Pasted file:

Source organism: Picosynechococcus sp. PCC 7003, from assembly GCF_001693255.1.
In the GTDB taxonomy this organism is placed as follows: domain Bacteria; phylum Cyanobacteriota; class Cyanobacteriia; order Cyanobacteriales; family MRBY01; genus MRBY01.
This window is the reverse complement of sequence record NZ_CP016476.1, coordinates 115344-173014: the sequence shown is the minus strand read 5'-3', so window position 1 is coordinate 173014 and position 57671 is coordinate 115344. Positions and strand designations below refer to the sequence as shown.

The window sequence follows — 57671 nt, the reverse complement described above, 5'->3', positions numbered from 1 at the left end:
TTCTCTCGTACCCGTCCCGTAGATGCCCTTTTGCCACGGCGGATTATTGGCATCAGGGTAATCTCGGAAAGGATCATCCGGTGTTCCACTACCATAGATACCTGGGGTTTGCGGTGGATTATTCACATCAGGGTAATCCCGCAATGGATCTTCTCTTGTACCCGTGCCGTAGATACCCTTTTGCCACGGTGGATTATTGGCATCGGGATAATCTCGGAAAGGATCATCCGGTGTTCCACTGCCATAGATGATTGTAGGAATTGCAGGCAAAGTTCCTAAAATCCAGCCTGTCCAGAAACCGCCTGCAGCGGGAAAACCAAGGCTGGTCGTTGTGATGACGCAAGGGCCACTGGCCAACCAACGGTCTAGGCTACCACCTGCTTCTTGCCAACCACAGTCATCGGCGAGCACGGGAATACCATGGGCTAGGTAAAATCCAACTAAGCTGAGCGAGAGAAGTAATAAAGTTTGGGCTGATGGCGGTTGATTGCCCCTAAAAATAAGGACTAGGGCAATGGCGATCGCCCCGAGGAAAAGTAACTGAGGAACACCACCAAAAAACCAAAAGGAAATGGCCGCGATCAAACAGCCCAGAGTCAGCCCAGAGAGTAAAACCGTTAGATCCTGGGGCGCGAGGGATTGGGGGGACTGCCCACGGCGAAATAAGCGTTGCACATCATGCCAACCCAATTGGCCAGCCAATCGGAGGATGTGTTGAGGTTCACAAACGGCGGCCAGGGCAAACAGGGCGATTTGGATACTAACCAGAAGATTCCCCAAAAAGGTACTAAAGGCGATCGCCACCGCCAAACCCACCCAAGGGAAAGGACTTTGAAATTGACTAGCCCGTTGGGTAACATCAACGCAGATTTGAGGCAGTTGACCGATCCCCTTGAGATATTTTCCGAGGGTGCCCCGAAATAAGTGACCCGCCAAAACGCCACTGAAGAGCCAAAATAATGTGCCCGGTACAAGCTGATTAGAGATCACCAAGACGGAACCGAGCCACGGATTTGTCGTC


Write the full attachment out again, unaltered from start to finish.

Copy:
Source organism: Picosynechococcus sp. PCC 7003, from assembly GCF_001693255.1.
In the GTDB taxonomy this organism is placed as follows: domain Bacteria; phylum Cyanobacteriota; class Cyanobacteriia; order Cyanobacteriales; family MRBY01; genus MRBY01.
This window is the reverse complement of sequence record NZ_CP016476.1, coordinates 115344-173014: the sequence shown is the minus strand read 5'-3', so window position 1 is coordinate 173014 and position 57671 is coordinate 115344. Positions and strand designations below refer to the sequence as shown.

The window sequence follows — 57671 nt, the reverse complement described above, 5'->3', positions numbered from 1 at the left end:
TTCTCTCGTACCCGTCCCGTAGATGCCCTTTTGCCACGGCGGATTATTGGCATCAGGGTAATCTCGGAAAGGATCATCCGGTGTTCCACTACCATAGATACCTGGGGTTTGCGGTGGATTATTCACATCAGGGTAATCCCGCAATGGATCTTCTCTTGTACCCGTGCCGTAGATACCCTTTTGCCACGGTGGATTATTGGCATCGGGATAATCTCGGAAAGGATCATCCGGTGTTCCACTGCCATAGATGATTGTAGGAATTGCAGGCAAAGTTCCTAAAATCCAGCCTGTCCAGAAACCGCCTGCAGCGGGAAAACCAAGGCTGGTCGTTGTGATGACGCAAGGGCCACTGGCCAACCAACGGTCTAGGCTACCACCTGCTTCTTGCCAACCACAGTCATCGGCGAGCACGGGAATACCATGGGCTAGGTAAAATCCAACTAAGCTGAGCGAGAGAAGTAATAAAGTTTGGGCTGATGGCGGTTGATTGCCCCTAAAAATAAGGACTAGGGCAATGGCGATCGCCCCGAGGAAAAGTAACTGAGGAACACCACCAAAAAACCAAAAGGAAATGGCCGCGATCAAACAGCCCAGAGTCAGCCCAGAGAGTAAAACCGTTAGATCCTGGGGCGCGAGGGATTGGGGGGACTGCCCACGGCGAAATAAGCGTTGCACATCATGCCAACCCAATTGGCCAGCCAATCGGAGGATGTGTTGAGGTTCACAAACGGCGGCCAGGGCAAACAGGGCGATTTGGATACTAACCAGAAGATTCCCCAAAAAGGTACTAAAGGCGATCGCCACCGCCAAACCCACCCAAGGGAAAGGACTTTGAAATTGACTAGCCCGTTGGGTAACATCAACGCAGATTTGAGGCAGTTGACCGATCCCCTTGAGATATTTTCCGAGGGTGCCCCGAAATAAGTGACCCGCCAAAACGCCACTGAAGAGCCAAAATAATGTGCCCGGTACAAGCTGATTAGAGATCACCAAGACGGAACCGAGCCACGGATTTGTCGTC